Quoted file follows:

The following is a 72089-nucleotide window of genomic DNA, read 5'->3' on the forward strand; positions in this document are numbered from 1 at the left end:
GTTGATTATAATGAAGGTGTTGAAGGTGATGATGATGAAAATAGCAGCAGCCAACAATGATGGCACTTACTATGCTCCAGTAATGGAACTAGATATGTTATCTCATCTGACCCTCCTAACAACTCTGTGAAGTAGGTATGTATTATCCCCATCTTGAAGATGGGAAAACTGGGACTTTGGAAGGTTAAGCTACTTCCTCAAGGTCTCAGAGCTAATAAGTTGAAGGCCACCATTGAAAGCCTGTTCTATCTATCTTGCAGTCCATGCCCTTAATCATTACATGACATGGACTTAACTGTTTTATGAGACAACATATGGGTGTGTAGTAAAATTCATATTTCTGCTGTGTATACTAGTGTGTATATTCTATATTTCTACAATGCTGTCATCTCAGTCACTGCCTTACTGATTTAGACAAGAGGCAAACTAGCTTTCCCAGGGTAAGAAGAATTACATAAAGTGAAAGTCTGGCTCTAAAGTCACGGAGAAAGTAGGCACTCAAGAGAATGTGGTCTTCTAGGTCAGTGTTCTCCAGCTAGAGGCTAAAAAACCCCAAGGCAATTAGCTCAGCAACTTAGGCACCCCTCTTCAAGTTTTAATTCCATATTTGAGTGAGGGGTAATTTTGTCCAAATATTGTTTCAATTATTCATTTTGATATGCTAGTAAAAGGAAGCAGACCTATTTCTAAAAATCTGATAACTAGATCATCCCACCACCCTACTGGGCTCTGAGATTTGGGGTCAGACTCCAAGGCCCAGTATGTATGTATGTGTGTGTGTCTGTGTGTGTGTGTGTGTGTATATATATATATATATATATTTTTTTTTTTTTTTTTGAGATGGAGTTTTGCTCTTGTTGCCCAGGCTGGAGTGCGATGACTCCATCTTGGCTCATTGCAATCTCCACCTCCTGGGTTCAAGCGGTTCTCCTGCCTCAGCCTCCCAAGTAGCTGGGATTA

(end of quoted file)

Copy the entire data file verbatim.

The following is a 72089-nucleotide window of genomic DNA, read 5'->3' on the forward strand; positions in this document are numbered from 1 at the left end:
GTTGATTATAATGAAGGTGTTGAAGGTGATGATGATGAAAATAGCAGCAGCCAACAATGATGGCACTTACTATGCTCCAGTAATGGAACTAGATATGTTATCTCATCTGACCCTCCTAACAACTCTGTGAAGTAGGTATGTATTATCCCCATCTTGAAGATGGGAAAACTGGGACTTTGGAAGGTTAAGCTACTTCCTCAAGGTCTCAGAGCTAATAAGTTGAAGGCCACCATTGAAAGCCTGTTCTATCTATCTTGCAGTCCATGCCCTTAATCATTACATGACATGGACTTAACTGTTTTATGAGACAACATATGGGTGTGTAGTAAAATTCATATTTCTGCTGTGTATACTAGTGTGTATATTCTATATTTCTACAATGCTGTCATCTCAGTCACTGCCTTACTGATTTAGACAAGAGGCAAACTAGCTTTCCCAGGGTAAGAAGAATTACATAAAGTGAAAGTCTGGCTCTAAAGTCACGGAGAAAGTAGGCACTCAAGAGAATGTGGTCTTCTAGGTCAGTGTTCTCCAGCTAGAGGCTAAAAAACCCCAAGGCAATTAGCTCAGCAACTTAGGCACCCCTCTTCAAGTTTTAATTCCATATTTGAGTGAGGGGTAATTTTGTCCAAATATTGTTTCAATTATTCATTTTGATATGCTAGTAAAAGGAAGCAGACCTATTTCTAAAAATCTGATAACTAGATCATCCCACCACCCTACTGGGCTCTGAGATTTGGGGTCAGACTCCAAGGCCCAGTATGTATGTATGTGTGTGTGTCTGTGTGTGTGTGTGTGTGTATATATATATATATATATATTTTTTTTTTTTTTTTTGAGATGGAGTTTTGCTCTTGTTGCCCAGGCTGGAGTGCGATGACTCCATCTTGGCTCATTGCAATCTCCACCTCCTGGGTTCAAGCGGTTCTCCTGCCTCAGCCTCCCAAGTAGCTGGGATTA